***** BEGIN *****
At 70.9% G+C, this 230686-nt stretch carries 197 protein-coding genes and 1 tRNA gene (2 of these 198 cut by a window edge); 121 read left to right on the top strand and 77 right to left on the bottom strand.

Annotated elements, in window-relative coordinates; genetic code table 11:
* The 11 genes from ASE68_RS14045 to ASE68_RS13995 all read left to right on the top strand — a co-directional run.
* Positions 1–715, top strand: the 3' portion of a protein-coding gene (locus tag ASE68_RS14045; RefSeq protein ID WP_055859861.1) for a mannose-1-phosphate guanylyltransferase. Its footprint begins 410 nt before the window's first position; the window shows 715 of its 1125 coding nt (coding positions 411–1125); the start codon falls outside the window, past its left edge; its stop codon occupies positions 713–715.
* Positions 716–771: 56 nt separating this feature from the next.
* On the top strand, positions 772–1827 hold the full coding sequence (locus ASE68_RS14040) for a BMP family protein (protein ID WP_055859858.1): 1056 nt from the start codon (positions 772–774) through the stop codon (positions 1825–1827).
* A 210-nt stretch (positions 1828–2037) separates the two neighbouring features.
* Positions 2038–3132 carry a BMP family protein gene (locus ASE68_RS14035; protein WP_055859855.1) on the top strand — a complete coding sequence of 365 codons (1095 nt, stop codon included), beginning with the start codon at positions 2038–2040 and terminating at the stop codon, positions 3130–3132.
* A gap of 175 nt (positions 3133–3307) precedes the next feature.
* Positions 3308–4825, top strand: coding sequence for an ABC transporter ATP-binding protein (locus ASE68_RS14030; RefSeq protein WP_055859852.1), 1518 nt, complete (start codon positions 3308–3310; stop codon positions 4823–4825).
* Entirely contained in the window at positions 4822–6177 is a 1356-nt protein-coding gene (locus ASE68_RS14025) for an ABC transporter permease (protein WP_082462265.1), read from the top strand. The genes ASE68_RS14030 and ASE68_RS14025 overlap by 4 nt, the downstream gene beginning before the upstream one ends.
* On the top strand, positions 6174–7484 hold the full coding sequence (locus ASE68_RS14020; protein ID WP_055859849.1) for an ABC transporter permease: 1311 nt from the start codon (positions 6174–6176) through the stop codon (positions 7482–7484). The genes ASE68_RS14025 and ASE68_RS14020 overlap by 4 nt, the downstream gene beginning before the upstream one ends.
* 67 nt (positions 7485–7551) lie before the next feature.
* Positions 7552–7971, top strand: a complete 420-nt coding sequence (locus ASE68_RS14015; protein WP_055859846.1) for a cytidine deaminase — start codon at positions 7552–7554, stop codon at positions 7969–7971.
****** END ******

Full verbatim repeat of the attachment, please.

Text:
At 70.9% G+C, this 230686-nt stretch carries 197 protein-coding genes and 1 tRNA gene (2 of these 198 cut by a window edge); 121 read left to right on the top strand and 77 right to left on the bottom strand.

Annotated elements, in window-relative coordinates; genetic code table 11:
* The 11 genes from ASE68_RS14045 to ASE68_RS13995 all read left to right on the top strand — a co-directional run.
* Positions 1–715, top strand: the 3' portion of a protein-coding gene (locus tag ASE68_RS14045; RefSeq protein ID WP_055859861.1) for a mannose-1-phosphate guanylyltransferase. Its footprint begins 410 nt before the window's first position; the window shows 715 of its 1125 coding nt (coding positions 411–1125); the start codon falls outside the window, past its left edge; its stop codon occupies positions 713–715.
* Positions 716–771: 56 nt separating this feature from the next.
* On the top strand, positions 772–1827 hold the full coding sequence (locus ASE68_RS14040) for a BMP family protein (protein ID WP_055859858.1): 1056 nt from the start codon (positions 772–774) through the stop codon (positions 1825–1827).
* A 210-nt stretch (positions 1828–2037) separates the two neighbouring features.
* Positions 2038–3132 carry a BMP family protein gene (locus ASE68_RS14035; protein WP_055859855.1) on the top strand — a complete coding sequence of 365 codons (1095 nt, stop codon included), beginning with the start codon at positions 2038–2040 and terminating at the stop codon, positions 3130–3132.
* A gap of 175 nt (positions 3133–3307) precedes the next feature.
* Positions 3308–4825, top strand: coding sequence for an ABC transporter ATP-binding protein (locus ASE68_RS14030; RefSeq protein WP_055859852.1), 1518 nt, complete (start codon positions 3308–3310; stop codon positions 4823–4825).
* Entirely contained in the window at positions 4822–6177 is a 1356-nt protein-coding gene (locus ASE68_RS14025) for an ABC transporter permease (protein WP_082462265.1), read from the top strand. The genes ASE68_RS14030 and ASE68_RS14025 overlap by 4 nt, the downstream gene beginning before the upstream one ends.
* On the top strand, positions 6174–7484 hold the full coding sequence (locus ASE68_RS14020; protein ID WP_055859849.1) for an ABC transporter permease: 1311 nt from the start codon (positions 6174–6176) through the stop codon (positions 7482–7484). The genes ASE68_RS14025 and ASE68_RS14020 overlap by 4 nt, the downstream gene beginning before the upstream one ends.
* 67 nt (positions 7485–7551) lie before the next feature.
* Positions 7552–7971, top strand: a complete 420-nt coding sequence (locus ASE68_RS14015; protein WP_055859846.1) for a cytidine deaminase — start codon at positions 7552–7554, stop codon at positions 7969–7971.